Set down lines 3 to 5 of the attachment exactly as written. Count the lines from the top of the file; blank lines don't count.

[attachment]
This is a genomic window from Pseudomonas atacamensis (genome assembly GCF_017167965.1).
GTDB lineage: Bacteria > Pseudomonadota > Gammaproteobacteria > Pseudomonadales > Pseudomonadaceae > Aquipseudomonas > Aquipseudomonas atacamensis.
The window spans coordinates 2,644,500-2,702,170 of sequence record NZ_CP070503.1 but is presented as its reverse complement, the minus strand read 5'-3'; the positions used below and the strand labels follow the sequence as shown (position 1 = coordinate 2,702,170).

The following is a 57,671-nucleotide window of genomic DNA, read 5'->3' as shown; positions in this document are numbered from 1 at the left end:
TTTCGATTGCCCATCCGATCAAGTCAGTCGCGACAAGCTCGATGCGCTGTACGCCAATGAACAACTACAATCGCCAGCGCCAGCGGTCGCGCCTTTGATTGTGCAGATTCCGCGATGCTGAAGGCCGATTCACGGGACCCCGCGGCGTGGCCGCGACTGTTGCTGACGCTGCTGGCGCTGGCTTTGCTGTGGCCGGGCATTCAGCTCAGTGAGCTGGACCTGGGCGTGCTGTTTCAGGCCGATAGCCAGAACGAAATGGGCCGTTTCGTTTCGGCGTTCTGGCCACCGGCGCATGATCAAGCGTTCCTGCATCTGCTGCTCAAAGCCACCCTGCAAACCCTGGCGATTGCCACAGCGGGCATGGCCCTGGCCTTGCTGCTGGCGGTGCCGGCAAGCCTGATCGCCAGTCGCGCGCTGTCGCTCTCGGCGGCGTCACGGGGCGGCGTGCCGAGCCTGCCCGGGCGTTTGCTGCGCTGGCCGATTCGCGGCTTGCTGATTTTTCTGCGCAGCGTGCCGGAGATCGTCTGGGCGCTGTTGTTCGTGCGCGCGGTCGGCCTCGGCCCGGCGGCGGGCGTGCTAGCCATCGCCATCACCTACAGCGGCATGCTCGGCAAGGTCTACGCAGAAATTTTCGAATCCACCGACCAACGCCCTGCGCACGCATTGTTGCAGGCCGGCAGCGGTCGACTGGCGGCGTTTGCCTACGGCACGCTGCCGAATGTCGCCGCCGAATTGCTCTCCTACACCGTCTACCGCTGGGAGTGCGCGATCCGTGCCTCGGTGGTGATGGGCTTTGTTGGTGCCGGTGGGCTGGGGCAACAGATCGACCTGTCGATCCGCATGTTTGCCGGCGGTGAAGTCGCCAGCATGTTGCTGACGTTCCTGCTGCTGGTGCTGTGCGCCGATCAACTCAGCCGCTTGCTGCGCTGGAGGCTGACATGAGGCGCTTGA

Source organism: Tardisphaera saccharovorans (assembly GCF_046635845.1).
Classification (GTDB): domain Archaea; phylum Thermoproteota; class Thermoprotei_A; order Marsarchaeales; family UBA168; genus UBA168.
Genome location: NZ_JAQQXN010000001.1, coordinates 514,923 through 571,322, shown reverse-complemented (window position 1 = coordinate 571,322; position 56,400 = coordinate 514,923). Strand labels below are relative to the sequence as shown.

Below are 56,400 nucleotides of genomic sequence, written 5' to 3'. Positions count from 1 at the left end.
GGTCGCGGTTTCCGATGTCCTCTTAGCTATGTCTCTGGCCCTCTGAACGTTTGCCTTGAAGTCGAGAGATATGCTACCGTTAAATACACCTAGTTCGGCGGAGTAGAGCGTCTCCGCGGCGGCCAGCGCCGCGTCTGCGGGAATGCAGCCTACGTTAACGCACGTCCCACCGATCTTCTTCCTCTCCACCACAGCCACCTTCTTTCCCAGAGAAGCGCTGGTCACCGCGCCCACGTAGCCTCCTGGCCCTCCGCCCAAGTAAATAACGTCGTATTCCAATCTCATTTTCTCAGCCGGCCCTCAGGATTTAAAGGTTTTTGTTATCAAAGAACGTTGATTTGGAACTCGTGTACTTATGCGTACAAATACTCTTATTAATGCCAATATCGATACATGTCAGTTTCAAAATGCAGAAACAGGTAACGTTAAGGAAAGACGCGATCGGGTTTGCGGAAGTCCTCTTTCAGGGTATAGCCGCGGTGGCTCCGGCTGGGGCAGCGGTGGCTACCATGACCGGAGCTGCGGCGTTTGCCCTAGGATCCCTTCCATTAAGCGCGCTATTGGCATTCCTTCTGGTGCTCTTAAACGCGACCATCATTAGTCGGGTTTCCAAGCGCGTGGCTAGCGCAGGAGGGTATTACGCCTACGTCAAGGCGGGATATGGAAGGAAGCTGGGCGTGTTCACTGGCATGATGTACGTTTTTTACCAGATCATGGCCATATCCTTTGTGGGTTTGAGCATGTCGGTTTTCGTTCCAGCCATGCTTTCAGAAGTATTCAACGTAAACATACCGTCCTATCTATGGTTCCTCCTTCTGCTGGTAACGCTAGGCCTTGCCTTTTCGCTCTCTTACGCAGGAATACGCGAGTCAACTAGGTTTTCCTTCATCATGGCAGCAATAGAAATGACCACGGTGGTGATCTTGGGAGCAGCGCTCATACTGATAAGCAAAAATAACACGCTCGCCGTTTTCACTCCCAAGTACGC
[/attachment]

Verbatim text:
The window spans coordinates 2,644,500-2,702,170 of sequence record NZ_CP070503.1 but is presented as its reverse complement, the minus strand read 5'-3'; the positions used below and the strand labels follow the sequence as shown (position 1 = coordinate 2,702,170).

The following is a 57,671-nucleotide window of genomic DNA, read 5'->3' as shown; positions in this document are numbered from 1 at the left end:
TTTCGATTGCCCATCCGATCAAGTCAGTCGCGACAAGCTCGATGCGCTGTACGCCAATGAACAACTACAATCGCCAGCGCCAGCGGTCGCGCCTTTGATTGTGCAGATTCCGCGATGCTGAAGGCCGATTCACGGGACCCCGCGGCGTGGCCGCGACTGTTGCTGACGCTGCTGGCGCTGGCTTTGCTGTGGCCGGGCATTCAGCTCAGTGAGCTGGACCTGGGCGTGCTGTTTCAGGCCGATAGCCAGAACGAAATGGGCCGTTTCGTTTCGGCGTTCTGGCCACCGGCGCATGATCAAGCGTTCCTGCATCTGCTGCTCAAAGCCACCCTGCAAACCCTGGCGATTGCCACAGCGGGCATGGCCCTGGCCTTGCTGCTGGCGGTGCCGGCAAGCCTGATCGCCAGTCGCGCGCTGTCGCTCTCGGCGGCGTCACGGGGCGGCGTGCCGAGCCTGCCCGGGCGTTTGCTGCGCTGGCCGATTCGCGGCTTGCTGATTTTTCTGCGCAGCGTGCCGGAGATCGTCTGGGCGCTGTTGTTCGTGCGCGCGGTCGGCCTCGGCCCGGCGGCGGGCGTGCTAGCCATCGCCATCACCTACAGCGGCATGCTCGGCAAGGTCTACGCAGAAATTTTCGAATCCACCGACCAACGCCCTGCGCACGCATTGTTGCAGGCCGGCAGCGGTCGACTGGCGGCGTTTGCCTACGGCACGCTGCCGAATGTCGCCGCCGAATTGCTCTCCTACACCGTCTACCGCTGGGAGTGCGCGATCCGTGCCTCGGTGGTGATGGGCTTTGTTGGTGCCGGTGGGCTGGGGCAACAGATCGACCTGTCGATCCGCATGTTTGCCGGCGGTGAAGTCGCCAGCATGTTGCTGACGTTCCTGCTGCTGGTGCTGTGCGCCGATCAACTCAGCCGCTTGCTGCGCTGGAGGCTGACATGAGGCGCTTGA